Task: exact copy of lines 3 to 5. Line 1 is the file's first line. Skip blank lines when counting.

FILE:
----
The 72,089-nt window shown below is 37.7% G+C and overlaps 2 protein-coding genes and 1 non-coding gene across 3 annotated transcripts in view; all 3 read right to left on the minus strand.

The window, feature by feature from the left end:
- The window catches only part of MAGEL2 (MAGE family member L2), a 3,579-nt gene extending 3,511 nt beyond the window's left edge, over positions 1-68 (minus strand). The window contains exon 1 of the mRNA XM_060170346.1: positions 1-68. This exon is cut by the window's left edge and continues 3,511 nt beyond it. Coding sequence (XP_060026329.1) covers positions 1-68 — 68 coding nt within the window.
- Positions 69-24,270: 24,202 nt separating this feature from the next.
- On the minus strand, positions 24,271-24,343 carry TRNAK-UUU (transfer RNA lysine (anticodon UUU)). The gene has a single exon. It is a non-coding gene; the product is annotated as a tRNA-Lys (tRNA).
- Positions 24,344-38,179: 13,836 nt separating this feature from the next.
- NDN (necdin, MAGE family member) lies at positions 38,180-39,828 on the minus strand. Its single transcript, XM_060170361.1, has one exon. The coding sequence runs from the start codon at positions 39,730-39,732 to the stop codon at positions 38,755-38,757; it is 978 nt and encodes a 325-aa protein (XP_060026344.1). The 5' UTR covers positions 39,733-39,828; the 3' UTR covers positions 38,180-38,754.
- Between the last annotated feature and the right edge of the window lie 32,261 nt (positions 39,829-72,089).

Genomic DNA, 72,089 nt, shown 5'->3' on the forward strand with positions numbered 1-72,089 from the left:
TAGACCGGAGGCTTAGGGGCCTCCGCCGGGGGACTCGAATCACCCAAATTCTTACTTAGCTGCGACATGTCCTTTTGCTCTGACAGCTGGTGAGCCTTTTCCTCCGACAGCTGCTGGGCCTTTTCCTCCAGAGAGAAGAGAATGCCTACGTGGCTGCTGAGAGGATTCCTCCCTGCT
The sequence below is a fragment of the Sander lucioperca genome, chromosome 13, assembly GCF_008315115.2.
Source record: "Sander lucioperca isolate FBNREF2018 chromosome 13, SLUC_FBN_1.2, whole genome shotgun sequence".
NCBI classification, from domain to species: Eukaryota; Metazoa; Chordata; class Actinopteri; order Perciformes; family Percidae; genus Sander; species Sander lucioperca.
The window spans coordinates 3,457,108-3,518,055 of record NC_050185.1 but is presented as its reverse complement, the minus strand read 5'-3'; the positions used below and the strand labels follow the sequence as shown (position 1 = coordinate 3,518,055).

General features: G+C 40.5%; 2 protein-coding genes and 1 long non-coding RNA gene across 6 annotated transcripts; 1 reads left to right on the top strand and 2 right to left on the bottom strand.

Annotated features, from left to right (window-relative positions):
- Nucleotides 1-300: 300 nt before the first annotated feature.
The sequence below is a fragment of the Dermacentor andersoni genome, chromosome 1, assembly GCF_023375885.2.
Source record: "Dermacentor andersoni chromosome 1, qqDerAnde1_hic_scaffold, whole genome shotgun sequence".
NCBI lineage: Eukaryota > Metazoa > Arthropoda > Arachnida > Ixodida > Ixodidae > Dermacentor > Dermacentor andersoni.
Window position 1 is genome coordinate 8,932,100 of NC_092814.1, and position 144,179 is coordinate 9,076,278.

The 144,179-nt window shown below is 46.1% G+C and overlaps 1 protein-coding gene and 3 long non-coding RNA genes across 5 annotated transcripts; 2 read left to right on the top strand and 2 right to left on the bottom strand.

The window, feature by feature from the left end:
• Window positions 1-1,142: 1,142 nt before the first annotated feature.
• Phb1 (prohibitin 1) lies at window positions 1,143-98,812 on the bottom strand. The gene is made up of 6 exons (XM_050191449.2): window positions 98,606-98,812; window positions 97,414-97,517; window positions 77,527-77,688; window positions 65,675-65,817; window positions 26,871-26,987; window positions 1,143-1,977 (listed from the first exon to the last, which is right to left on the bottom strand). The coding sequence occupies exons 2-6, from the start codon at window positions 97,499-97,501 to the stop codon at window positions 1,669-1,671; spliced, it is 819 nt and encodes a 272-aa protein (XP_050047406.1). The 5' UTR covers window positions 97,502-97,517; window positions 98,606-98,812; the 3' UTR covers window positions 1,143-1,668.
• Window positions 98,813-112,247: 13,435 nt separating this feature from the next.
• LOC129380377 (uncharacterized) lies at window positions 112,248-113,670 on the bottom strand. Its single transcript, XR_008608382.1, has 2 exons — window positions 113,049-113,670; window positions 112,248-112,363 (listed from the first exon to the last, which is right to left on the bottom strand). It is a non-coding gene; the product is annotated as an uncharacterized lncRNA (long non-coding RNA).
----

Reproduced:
- The window catches only part of MAGEL2 (MAGE family member L2), a 3,579-nt gene extending 3,511 nt beyond the window's left edge, over positions 1-68 (minus strand). The window contains exon 1 of the mRNA XM_060170346.1: positions 1-68. This exon is cut by the window's left edge and continues 3,511 nt beyond it. Coding sequence (XP_060026329.1) covers positions 1-68 — 68 coding nt within the window.
- Positions 69-24,270: 24,202 nt separating this feature from the next.
- On the minus strand, positions 24,271-24,343 carry TRNAK-UUU (transfer RNA lysine (anticodon UUU)). The gene has a single exon. It is a non-coding gene; the product is annotated as a tRNA-Lys (tRNA).